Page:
The Chicago Guide to Writing about Multivariate Analysis is the book researchers turn to when looking for guidance on how to clearly present statistical results and break through the jargon that often clouds writing about applications of statistical analysis. This new edition features even more topics and real-world examples, making it the must-have resource for anyone who needs to communicate complex research results.
For this second edition, Jane E. Miller includes four new chapters that cover writing about interactions, writing about event history analysis, writing about multilevel models, and the “Goldilocks principle” for choosing the right size contrast for interpreting results for different variables. In addition, she has updated or added numerous examples, while retaining her clear voice and focus on writers thinking critically about their intended audience and objective. Online podcasts, templates, and an updated study guide will help readers apply skills from the book to their own projects and courses.
This continues to be the only book that brings together all of the steps involved in communicating findings based on multivariate analysis—finding data, creating variables, estimating statistical models, calculating overall effects, organizing ideas, designing tables and charts, and writing prose—in a single volume. When aligned with Miller’s twelve fundamental principles for quantitative writing, this approach will empower readers—whether students or experienced researchers—to communicate their findings clearly and effectively.
People who work well with numbers are often stymied by how to write about them. Those who don't often work with numbers have an even tougher time trying to put them into words. For instance, scientists and policy analysts learn to calculate and interpret numbers, but not how to explain them to a general audience. Students learn about gathering data and using statistical techniques, but not how to write about their results. And readers struggling to make sense of numerical information are often left confused by poor explanations. Many books elucidate the art of writing, but books on writing about numbers are nonexistent.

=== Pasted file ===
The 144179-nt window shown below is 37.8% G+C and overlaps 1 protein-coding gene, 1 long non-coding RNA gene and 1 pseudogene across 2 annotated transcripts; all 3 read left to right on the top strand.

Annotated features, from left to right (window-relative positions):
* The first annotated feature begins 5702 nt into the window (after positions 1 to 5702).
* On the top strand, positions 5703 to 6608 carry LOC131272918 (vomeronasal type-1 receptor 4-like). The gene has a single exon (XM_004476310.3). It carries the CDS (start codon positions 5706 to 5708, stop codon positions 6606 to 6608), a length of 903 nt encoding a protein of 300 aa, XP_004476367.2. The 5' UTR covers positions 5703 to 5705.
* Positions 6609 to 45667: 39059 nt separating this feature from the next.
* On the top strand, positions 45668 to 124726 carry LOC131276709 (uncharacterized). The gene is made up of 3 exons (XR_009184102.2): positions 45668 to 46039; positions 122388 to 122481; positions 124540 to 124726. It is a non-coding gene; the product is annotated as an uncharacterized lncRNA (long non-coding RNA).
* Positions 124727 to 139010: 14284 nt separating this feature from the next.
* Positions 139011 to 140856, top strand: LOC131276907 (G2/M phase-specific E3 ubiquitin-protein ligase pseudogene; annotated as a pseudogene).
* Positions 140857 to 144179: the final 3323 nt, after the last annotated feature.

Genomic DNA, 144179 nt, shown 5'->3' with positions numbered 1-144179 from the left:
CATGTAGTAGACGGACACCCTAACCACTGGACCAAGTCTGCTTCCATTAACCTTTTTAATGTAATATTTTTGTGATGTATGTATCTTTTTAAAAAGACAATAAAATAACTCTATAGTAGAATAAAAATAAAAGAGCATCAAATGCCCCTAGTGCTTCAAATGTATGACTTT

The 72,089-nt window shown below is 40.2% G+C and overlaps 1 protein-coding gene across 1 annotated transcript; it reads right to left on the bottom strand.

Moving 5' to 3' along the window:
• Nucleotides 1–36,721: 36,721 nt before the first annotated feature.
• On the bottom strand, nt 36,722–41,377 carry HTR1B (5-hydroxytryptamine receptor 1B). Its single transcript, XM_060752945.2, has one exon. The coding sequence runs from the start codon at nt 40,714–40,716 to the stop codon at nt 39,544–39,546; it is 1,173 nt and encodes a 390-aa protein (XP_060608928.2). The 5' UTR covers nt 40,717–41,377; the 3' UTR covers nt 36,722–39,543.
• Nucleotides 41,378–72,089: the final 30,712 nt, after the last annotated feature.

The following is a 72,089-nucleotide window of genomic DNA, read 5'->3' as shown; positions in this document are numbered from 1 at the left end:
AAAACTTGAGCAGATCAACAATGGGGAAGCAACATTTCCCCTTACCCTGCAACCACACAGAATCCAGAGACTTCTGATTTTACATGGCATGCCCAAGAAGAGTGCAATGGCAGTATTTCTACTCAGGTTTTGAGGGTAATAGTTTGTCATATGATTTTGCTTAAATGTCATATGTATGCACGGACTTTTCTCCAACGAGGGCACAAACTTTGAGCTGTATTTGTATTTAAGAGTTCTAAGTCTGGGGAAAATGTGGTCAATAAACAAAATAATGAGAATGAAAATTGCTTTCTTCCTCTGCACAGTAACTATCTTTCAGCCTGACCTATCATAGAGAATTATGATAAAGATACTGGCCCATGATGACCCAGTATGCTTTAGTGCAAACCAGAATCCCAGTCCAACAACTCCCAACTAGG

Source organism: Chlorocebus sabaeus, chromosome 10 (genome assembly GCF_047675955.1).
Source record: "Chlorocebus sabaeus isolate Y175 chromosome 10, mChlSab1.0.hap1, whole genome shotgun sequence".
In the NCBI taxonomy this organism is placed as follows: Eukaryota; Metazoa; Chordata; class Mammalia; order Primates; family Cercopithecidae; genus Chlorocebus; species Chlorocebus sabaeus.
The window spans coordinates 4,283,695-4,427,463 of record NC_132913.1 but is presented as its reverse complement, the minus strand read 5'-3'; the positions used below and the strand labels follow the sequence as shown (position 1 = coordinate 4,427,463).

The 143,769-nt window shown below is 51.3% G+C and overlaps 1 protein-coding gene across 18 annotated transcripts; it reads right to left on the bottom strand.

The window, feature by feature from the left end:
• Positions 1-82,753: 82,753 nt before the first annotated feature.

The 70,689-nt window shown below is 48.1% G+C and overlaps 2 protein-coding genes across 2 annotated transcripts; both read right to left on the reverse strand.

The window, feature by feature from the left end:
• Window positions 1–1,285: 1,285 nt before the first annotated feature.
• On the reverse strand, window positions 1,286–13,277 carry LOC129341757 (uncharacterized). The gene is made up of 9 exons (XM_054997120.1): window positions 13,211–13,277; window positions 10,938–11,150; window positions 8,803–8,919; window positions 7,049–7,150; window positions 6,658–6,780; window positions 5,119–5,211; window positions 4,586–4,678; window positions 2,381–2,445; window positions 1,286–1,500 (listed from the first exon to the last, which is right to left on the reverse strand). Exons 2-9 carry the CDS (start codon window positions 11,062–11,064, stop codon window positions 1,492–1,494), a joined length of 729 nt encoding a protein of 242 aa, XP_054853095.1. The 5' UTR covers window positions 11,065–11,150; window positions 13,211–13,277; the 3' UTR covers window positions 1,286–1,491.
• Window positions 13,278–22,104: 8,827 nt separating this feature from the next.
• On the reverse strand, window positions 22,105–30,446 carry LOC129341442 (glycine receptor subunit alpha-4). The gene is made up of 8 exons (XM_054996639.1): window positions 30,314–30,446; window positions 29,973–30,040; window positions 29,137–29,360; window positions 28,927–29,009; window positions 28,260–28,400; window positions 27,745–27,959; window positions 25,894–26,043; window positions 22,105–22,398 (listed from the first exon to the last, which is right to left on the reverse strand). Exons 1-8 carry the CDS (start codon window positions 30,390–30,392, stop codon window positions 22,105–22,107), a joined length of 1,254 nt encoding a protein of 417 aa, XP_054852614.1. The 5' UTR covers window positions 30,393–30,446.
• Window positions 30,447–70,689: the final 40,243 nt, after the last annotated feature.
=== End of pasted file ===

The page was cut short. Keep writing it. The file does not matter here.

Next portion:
Until now. Here, Jane Miller, an experienced research methods and statistics teacher, gives writers the assistance they need. The Chicago Guide to Writing about Numbers helps bridge the gap between good quantitative analysis and good expository writing. Field-tested with students and professionals alike, this book shows writers how to think about numbers during the writing process.
Miller begins with twelve principles that lay the foundation for good writing about numbers. Conveyed with real-world examples, these principles help writers assess and evaluate the best strategy for representing numbers. She next discusses the fundamental tools for presenting numbers—tables, charts, examples, and analogies—and shows how to use these tools within the framework of the twelve principles to organize and write a complete paper.
By providing basic guidelines for successfully using numbers in prose, The Chicago Guide to Writing about Numbers will help writers of all kinds clearly and effectively tell a story with numbers as evidence. Readers and writers everywhere will be grateful for this much-needed mentor.